To save content items to your account,
please confirm that you agree to abide by our usage policies.
If this is the first time you use this feature, you will be asked to authorise Cambridge Core to connect with your account.
Find out more about saving content to .
To save content items to your Kindle, first ensure email@example.com
is added to your Approved Personal Document E-mail List under your Personal Document Settings
on the Manage Your Content and Devices page of your Amazon account. Then enter the ‘name’ part
of your Kindle email address below.
Find out more about saving to your Kindle.
Note you can select to save to either the @free.kindle.com or @kindle.com variations.
‘@free.kindle.com’ emails are free but can only be saved to your device when it is connected to wi-fi.
‘@kindle.com’ emails can be delivered even when you are not connected to wi-fi, but note that service fees apply.
Evidence of couples’ BMI and its influence on birth weight is limited and contradictory. Therefore, this study aims to assess the association between couple’s preconception BMI and the risk of small for gestational age (SGA)/large for gestational age (LGA) infant, among over 4·7 million couples in a retrospective cohort study based on the National Free Pre-pregnancy Checkups Project between 1 December 2013 and 30 November 2016 in China. Among the live births, 256 718 (5·44 %) SGA events and 506 495 (10·73 %) LGA events were documented, respectively. After adjusting for confounders, underweight men had significantly higher risk (OR 1·17 (95 % CI 1·15, 1·19)) of SGA infants compared with men with normal BMI, while a significant and increased risk of LGA infants was obtained for overweight and obese men (OR 1·08 (95 % CI 1·06, 1·09); OR 1·19 (95 % CI 1·17, 1·20)), respectively. The restricted cubic spline result revealed a non-linear decreasing dose–response relationship of paternal BMI (less than 22·64) with SGA. Meanwhile, a non-linear increasing dose–response relationship of paternal BMI (more than 22·92) with LGA infants was observed. Moreover, similar results about the association between maternal preconception BMI and SGA/LGA infants were obtained. Abnormal preconception BMI in either women or men were associated with increased risk of SGA/LGA infants, respectively. Overall, couple’s abnormal weight before pregnancy may be an important preventable risk factor for SGA/LGA infants.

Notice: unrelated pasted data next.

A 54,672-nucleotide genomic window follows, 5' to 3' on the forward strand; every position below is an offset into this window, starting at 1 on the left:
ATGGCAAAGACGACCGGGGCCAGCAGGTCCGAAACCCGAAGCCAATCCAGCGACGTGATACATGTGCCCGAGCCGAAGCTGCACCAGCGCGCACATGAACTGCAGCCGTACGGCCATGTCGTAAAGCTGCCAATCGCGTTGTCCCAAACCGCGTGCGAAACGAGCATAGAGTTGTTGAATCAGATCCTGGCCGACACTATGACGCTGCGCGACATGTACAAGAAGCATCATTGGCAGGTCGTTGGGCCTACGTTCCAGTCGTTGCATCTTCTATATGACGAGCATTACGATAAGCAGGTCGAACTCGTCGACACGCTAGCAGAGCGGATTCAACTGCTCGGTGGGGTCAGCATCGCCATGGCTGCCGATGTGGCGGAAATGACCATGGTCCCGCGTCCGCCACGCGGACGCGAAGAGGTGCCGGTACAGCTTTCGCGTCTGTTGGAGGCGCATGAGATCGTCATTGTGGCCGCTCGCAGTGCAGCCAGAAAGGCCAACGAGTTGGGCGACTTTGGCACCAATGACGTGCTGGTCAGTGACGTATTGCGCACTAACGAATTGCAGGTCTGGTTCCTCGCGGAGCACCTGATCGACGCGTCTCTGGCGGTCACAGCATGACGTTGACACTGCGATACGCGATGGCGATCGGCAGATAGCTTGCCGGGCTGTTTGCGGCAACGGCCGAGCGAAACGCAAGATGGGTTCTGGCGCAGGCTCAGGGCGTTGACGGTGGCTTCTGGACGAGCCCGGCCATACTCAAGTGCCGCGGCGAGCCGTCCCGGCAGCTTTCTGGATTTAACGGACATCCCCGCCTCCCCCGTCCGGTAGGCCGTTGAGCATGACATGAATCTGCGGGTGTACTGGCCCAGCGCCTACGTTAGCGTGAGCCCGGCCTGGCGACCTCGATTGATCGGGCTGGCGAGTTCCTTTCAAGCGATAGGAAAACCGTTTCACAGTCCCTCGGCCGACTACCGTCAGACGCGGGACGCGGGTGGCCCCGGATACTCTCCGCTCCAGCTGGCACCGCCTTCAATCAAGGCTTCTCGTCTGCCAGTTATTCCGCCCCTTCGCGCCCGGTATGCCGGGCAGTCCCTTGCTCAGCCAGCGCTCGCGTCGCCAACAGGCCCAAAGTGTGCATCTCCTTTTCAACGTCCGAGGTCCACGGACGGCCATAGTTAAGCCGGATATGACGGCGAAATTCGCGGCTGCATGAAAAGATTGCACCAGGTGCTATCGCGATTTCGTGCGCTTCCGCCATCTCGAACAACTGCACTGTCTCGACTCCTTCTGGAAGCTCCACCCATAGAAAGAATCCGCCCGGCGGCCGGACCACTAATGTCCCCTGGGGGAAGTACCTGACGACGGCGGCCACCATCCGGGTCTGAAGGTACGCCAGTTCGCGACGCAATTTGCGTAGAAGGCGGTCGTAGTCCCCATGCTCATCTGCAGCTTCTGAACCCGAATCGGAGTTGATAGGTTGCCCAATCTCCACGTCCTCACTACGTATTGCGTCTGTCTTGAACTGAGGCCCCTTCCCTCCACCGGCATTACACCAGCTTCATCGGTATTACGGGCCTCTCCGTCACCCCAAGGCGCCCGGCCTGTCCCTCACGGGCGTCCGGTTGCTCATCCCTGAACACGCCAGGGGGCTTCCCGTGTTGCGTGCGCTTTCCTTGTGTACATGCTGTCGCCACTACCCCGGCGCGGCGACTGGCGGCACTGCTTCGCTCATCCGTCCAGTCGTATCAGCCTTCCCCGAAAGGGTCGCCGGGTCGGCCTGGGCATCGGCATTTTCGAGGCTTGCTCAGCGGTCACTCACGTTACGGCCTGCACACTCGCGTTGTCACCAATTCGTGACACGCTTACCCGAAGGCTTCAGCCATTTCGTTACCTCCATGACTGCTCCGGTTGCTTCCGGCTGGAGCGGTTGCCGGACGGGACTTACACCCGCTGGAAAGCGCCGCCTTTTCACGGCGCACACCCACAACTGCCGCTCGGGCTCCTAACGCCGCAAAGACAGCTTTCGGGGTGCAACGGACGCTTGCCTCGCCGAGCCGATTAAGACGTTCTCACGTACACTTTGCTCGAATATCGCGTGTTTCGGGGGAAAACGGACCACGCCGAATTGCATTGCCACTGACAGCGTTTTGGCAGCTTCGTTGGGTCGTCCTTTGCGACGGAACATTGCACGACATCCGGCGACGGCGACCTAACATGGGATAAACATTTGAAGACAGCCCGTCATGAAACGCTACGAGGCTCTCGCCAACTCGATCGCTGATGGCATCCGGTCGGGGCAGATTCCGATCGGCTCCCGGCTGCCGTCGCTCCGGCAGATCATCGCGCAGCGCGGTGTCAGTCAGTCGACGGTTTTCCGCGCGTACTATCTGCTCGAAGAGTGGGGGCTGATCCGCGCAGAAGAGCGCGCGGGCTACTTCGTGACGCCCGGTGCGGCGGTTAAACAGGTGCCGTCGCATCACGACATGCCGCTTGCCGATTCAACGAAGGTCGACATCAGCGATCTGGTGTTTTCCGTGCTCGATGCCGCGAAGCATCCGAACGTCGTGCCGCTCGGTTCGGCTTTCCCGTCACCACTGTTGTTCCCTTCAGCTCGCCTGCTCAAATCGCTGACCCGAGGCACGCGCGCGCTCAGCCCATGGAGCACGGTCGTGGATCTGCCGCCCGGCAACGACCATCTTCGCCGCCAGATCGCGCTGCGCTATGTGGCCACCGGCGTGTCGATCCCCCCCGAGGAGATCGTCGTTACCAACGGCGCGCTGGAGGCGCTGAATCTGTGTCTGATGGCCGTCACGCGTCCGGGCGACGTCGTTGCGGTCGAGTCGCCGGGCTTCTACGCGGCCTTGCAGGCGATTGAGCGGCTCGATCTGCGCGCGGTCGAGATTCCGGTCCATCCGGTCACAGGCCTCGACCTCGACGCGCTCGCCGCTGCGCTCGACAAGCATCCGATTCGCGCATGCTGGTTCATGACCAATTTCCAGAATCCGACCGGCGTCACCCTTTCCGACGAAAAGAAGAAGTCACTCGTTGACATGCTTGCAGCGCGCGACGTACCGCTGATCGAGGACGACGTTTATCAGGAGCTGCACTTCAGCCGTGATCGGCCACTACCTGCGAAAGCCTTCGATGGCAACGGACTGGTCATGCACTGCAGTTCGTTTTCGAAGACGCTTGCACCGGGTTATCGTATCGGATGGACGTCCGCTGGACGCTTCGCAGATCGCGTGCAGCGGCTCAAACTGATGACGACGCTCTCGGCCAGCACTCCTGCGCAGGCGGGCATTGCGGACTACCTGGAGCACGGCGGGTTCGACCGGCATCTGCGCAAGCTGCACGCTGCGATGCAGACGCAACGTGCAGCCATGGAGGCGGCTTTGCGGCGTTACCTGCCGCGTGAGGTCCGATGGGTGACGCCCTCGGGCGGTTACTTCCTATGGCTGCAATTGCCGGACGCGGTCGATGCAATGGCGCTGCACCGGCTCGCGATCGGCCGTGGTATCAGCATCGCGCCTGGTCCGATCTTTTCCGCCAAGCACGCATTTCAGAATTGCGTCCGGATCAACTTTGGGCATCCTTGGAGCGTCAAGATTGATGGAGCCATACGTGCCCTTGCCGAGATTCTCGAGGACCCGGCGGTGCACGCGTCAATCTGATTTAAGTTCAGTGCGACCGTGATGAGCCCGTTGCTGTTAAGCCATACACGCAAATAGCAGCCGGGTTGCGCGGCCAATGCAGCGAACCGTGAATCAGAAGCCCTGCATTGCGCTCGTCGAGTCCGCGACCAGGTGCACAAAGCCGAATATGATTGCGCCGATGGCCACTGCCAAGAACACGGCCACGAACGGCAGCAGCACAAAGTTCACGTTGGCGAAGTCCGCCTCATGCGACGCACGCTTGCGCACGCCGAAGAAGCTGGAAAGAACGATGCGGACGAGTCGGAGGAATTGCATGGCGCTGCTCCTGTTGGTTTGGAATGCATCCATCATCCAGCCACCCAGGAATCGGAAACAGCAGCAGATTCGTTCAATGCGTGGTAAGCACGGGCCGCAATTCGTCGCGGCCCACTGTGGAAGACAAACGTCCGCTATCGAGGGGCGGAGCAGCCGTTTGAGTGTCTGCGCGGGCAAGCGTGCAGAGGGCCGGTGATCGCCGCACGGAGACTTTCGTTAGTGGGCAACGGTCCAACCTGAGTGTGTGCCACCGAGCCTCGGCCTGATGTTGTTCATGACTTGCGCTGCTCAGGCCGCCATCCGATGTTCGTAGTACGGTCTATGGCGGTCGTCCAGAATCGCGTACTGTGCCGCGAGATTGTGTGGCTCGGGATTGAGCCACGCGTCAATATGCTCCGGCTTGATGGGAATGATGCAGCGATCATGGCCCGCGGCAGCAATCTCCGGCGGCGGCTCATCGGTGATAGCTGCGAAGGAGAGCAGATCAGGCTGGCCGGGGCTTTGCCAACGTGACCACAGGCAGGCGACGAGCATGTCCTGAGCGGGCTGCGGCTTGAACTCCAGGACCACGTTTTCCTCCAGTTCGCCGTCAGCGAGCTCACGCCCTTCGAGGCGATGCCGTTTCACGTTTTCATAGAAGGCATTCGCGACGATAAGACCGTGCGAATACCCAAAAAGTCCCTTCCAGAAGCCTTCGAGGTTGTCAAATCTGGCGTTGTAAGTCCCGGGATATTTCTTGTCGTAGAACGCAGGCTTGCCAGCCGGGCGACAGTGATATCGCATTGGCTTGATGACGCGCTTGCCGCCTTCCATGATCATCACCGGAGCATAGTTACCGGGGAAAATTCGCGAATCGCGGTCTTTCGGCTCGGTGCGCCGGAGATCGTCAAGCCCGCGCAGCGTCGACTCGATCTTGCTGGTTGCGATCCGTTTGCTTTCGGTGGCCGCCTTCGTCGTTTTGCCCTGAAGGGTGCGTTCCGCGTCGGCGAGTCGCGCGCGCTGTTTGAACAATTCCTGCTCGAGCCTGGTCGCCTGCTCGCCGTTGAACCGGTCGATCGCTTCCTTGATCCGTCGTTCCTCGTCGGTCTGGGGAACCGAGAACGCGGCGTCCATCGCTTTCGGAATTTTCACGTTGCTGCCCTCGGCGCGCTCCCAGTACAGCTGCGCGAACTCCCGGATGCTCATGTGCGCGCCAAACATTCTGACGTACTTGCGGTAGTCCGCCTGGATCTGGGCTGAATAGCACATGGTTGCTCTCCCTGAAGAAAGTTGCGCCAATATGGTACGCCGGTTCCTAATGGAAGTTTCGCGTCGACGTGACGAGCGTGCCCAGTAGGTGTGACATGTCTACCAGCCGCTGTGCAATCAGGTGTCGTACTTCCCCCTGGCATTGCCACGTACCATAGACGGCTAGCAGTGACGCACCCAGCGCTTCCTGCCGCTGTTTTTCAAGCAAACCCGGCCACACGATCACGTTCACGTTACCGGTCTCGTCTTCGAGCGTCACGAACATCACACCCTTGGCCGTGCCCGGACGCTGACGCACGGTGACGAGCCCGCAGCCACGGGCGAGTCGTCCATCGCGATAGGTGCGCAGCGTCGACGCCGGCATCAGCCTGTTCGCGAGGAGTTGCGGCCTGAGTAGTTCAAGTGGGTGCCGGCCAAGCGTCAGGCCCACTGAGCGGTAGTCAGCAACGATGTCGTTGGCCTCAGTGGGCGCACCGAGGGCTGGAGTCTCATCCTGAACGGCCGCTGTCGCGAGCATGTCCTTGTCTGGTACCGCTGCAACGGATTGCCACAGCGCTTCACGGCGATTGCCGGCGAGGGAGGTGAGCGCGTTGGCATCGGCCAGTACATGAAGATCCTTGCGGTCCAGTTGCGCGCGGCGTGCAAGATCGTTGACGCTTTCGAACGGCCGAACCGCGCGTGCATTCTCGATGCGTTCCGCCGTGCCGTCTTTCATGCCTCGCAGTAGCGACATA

Email your librarian or administrator to recommend adding this to your organisation's collection.